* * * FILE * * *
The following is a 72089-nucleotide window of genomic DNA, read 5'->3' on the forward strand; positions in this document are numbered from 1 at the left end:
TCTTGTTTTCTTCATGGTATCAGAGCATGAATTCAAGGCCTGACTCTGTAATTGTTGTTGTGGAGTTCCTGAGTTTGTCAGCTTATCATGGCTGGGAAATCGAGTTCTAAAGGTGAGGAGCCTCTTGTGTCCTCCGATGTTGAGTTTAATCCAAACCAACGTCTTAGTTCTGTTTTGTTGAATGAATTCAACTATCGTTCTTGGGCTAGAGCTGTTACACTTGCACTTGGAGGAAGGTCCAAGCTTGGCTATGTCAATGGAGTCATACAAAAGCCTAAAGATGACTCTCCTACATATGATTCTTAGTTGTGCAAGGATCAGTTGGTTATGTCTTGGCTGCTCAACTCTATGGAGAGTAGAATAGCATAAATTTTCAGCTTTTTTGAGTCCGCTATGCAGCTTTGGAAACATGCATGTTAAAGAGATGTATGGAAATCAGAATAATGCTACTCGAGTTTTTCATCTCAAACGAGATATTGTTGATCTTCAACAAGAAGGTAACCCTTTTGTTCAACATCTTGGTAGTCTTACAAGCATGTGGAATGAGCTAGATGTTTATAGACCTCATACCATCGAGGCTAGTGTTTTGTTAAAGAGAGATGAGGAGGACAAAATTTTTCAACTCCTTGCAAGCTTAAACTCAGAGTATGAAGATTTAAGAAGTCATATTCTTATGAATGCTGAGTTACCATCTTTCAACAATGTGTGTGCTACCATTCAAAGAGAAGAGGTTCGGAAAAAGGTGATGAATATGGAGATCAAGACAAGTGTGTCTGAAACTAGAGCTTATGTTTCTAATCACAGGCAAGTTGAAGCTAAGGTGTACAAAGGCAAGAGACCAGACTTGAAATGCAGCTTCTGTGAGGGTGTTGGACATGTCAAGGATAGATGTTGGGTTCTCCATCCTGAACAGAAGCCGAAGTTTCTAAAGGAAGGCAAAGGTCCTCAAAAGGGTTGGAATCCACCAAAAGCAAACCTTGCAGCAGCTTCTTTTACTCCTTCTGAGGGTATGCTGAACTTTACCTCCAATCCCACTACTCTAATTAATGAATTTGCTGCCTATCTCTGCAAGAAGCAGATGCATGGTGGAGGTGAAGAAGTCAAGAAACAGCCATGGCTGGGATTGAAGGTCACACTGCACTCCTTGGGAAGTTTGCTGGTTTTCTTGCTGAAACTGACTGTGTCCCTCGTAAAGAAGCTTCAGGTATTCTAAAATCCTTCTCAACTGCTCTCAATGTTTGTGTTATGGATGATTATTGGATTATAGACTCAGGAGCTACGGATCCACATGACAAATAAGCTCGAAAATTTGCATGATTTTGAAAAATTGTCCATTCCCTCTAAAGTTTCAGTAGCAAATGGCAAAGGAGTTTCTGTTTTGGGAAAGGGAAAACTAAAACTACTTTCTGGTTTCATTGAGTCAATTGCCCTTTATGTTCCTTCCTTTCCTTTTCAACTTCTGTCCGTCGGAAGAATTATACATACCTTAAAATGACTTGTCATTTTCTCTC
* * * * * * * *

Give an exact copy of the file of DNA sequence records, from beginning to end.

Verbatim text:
The following is a 72089-nucleotide window of genomic DNA, read 5'->3' on the forward strand; positions in this document are numbered from 1 at the left end:
TCTTGTTTTCTTCATGGTATCAGAGCATGAATTCAAGGCCTGACTCTGTAATTGTTGTTGTGGAGTTCCTGAGTTTGTCAGCTTATCATGGCTGGGAAATCGAGTTCTAAAGGTGAGGAGCCTCTTGTGTCCTCCGATGTTGAGTTTAATCCAAACCAACGTCTTAGTTCTGTTTTGTTGAATGAATTCAACTATCGTTCTTGGGCTAGAGCTGTTACACTTGCACTTGGAGGAAGGTCCAAGCTTGGCTATGTCAATGGAGTCATACAAAAGCCTAAAGATGACTCTCCTACATATGATTCTTAGTTGTGCAAGGATCAGTTGGTTATGTCTTGGCTGCTCAACTCTATGGAGAGTAGAATAGCATAAATTTTCAGCTTTTTTGAGTCCGCTATGCAGCTTTGGAAACATGCATGTTAAAGAGATGTATGGAAATCAGAATAATGCTACTCGAGTTTTTCATCTCAAACGAGATATTGTTGATCTTCAACAAGAAGGTAACCCTTTTGTTCAACATCTTGGTAGTCTTACAAGCATGTGGAATGAGCTAGATGTTTATAGACCTCATACCATCGAGGCTAGTGTTTTGTTAAAGAGAGATGAGGAGGACAAAATTTTTCAACTCCTTGCAAGCTTAAACTCAGAGTATGAAGATTTAAGAAGTCATATTCTTATGAATGCTGAGTTACCATCTTTCAACAATGTGTGTGCTACCATTCAAAGAGAAGAGGTTCGGAAAAAGGTGATGAATATGGAGATCAAGACAAGTGTGTCTGAAACTAGAGCTTATGTTTCTAATCACAGGCAAGTTGAAGCTAAGGTGTACAAAGGCAAGAGACCAGACTTGAAATGCAGCTTCTGTGAGGGTGTTGGACATGTCAAGGATAGATGTTGGGTTCTCCATCCTGAACAGAAGCCGAAGTTTCTAAAGGAAGGCAAAGGTCCTCAAAAGGGTTGGAATCCACCAAAAGCAAACCTTGCAGCAGCTTCTTTTACTCCTTCTGAGGGTATGCTGAACTTTACCTCCAATCCCACTACTCTAATTAATGAATTTGCTGCCTATCTCTGCAAGAAGCAGATGCATGGTGGAGGTGAAGAAGTCAAGAAACAGCCATGGCTGGGATTGAAGGTCACACTGCACTCCTTGGGAAGTTTGCTGGTTTTCTTGCTGAAACTGACTGTGTCCCTCGTAAAGAAGCTTCAGGTATTCTAAAATCCTTCTCAACTGCTCTCAATGTTTGTGTTATGGATGATTATTGGATTATAGACTCAGGAGCTACGGATCCACATGACAAATAAGCTCGAAAATTTGCATGATTTTGAAAAATTGTCCATTCCCTCTAAAGTTTCAGTAGCAAATGGCAAAGGAGTTTCTGTTTTGGGAAAGGGAAAACTAAAACTACTTTCTGGTTTCATTGAGTCAATTGCCCTTTATGTTCCTTCCTTTCCTTTTCAACTTCTGTCCGTCGGAAGAATTATACATACCTTAAAATGACTTGTCATTTTCTCTC